Additionally, we are not to think we are better than those God calls us to help. We need others just as much as they need us. We are “nothing” without others. God made us this way. If we think we can be totally self-sufficient — “just Jesus and me” — we are deceiving ourselves.
Independence from Each Other
“Let each person examine his own work, and then he can take pride in himself alone, and not compare himself with someone else. For each person will have to carry his own load.” (Galatians 6:4-5 CSB)
In these two verses, the Greek word for “load” indicates “obligations” or “tasks,” indicating there are responsibilities each individual must carry themselves.
As my Aunt Lula grew older, anyone who attempted to do something for her simply because she was elderly was told firmly, “No, don’t do anything for me that I can do for myself.”
Her mantra is one we would all do well to adopt. She was right. No one should do for us what we can do for ourselves.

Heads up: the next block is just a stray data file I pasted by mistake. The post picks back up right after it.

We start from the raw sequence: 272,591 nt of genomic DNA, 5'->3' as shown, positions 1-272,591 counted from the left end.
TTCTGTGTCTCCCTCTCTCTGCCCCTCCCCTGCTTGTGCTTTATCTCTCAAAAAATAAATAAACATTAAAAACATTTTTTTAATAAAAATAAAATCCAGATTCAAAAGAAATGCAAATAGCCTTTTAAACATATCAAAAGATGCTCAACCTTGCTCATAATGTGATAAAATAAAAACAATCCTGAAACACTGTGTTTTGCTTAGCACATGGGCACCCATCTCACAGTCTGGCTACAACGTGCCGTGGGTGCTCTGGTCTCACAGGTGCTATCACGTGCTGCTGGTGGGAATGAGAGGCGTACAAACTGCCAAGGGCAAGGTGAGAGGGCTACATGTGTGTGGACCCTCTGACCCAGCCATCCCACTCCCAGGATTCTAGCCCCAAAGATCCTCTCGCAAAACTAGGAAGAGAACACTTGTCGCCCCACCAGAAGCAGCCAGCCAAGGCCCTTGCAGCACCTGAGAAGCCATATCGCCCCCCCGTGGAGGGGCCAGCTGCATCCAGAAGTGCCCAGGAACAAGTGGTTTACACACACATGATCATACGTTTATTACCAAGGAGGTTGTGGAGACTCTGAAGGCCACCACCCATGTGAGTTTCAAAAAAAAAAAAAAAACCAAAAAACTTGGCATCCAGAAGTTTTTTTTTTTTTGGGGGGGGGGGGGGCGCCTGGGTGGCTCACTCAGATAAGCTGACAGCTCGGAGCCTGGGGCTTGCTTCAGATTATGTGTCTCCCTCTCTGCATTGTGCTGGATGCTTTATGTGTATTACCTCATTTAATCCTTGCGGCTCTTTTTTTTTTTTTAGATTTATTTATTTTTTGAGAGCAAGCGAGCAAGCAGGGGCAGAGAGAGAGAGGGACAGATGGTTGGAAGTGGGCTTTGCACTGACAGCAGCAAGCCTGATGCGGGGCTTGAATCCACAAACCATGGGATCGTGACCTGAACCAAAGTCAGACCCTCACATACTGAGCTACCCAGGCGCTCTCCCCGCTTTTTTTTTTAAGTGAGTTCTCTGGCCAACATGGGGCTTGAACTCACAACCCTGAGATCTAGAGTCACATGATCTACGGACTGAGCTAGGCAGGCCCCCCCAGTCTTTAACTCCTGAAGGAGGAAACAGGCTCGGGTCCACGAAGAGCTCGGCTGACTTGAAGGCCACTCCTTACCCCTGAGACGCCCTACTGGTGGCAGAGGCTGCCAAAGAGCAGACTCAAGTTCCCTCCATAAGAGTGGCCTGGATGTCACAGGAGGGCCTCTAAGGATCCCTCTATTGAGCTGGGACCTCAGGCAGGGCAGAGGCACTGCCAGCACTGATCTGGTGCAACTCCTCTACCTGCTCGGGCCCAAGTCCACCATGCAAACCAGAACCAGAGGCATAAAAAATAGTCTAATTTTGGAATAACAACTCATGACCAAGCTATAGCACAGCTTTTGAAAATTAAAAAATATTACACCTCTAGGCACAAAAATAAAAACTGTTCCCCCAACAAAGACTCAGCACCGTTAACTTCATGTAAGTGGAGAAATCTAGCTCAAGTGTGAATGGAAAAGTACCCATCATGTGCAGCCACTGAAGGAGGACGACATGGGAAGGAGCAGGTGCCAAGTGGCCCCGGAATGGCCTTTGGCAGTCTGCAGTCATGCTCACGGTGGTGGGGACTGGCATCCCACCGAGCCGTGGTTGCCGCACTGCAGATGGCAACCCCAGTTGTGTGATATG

Other responsibilities each of us must carry alone include our actions, attitudes, behaviors, and feelings. No one can else can choose these for us. No one can make us happy, successful, healthy, grateful, or productive.
When Someone Needs Help
For some of us, our instinct is to help everyone we think needs help. For others of us, our tendency is to run the other direction as fast and hard as we can.
Neither tendency is the correct response in every situation.
It’s important we remember two things:
- God is the One responsible for each of us.
- God uses us as His hands and feet to help each other
Therefore, we must listen to and respond to the Holy Spirit’s promptings. If we’re not sure what we should do in a situation of need, we need to pause and ask Him: